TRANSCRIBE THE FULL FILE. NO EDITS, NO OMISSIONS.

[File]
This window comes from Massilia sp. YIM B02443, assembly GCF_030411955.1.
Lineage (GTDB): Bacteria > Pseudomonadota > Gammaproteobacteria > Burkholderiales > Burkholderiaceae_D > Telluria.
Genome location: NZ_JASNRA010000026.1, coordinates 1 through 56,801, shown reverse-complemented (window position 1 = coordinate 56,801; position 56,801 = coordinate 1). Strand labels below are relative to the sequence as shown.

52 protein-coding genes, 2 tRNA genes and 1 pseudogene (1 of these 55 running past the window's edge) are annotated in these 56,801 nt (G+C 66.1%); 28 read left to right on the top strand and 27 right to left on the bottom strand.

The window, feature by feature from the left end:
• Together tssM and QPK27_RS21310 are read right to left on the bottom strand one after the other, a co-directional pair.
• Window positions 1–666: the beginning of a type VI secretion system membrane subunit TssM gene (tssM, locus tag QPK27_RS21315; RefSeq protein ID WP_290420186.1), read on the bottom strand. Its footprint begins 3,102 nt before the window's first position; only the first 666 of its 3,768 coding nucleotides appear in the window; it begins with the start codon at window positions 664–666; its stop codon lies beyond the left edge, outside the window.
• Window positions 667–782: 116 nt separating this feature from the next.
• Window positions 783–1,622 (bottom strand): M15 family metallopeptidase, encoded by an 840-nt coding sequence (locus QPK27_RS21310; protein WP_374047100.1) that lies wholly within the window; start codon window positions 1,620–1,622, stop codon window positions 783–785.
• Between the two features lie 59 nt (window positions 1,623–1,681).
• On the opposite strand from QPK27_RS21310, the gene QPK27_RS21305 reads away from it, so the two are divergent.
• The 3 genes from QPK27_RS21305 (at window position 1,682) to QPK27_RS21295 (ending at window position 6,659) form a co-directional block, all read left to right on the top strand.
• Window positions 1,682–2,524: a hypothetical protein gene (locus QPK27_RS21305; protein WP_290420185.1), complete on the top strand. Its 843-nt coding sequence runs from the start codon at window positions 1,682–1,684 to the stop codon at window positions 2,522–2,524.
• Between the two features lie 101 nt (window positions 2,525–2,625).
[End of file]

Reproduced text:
This window comes from Massilia sp. YIM B02443, assembly GCF_030411955.1.
Lineage (GTDB): Bacteria > Pseudomonadota > Gammaproteobacteria > Burkholderiales > Burkholderiaceae_D > Telluria.
Genome location: NZ_JASNRA010000026.1, coordinates 1 through 56,801, shown reverse-complemented (window position 1 = coordinate 56,801; position 56,801 = coordinate 1). Strand labels below are relative to the sequence as shown.

52 protein-coding genes, 2 tRNA genes and 1 pseudogene (1 of these 55 running past the window's edge) are annotated in these 56,801 nt (G+C 66.1%); 28 read left to right on the top strand and 27 right to left on the bottom strand.

The window, feature by feature from the left end:
• Together tssM and QPK27_RS21310 are read right to left on the bottom strand one after the other, a co-directional pair.
• Window positions 1–666: the beginning of a type VI secretion system membrane subunit TssM gene (tssM, locus tag QPK27_RS21315; RefSeq protein ID WP_290420186.1), read on the bottom strand. Its footprint begins 3,102 nt before the window's first position; only the first 666 of its 3,768 coding nucleotides appear in the window; it begins with the start codon at window positions 664–666; its stop codon lies beyond the left edge, outside the window.
• Window positions 667–782: 116 nt separating this feature from the next.
• Window positions 783–1,622 (bottom strand): M15 family metallopeptidase, encoded by an 840-nt coding sequence (locus QPK27_RS21310; protein WP_374047100.1) that lies wholly within the window; start codon window positions 1,620–1,622, stop codon window positions 783–785.
• Between the two features lie 59 nt (window positions 1,623–1,681).
• On the opposite strand from QPK27_RS21310, the gene QPK27_RS21305 reads away from it, so the two are divergent.
• The 3 genes from QPK27_RS21305 (at window position 1,682) to QPK27_RS21295 (ending at window position 6,659) form a co-directional block, all read left to right on the top strand.
• Window positions 1,682–2,524: a hypothetical protein gene (locus QPK27_RS21305; protein WP_290420185.1), complete on the top strand. Its 843-nt coding sequence runs from the start codon at window positions 1,682–1,684 to the stop codon at window positions 2,522–2,524.
• Between the two features lie 101 nt (window positions 2,525–2,625).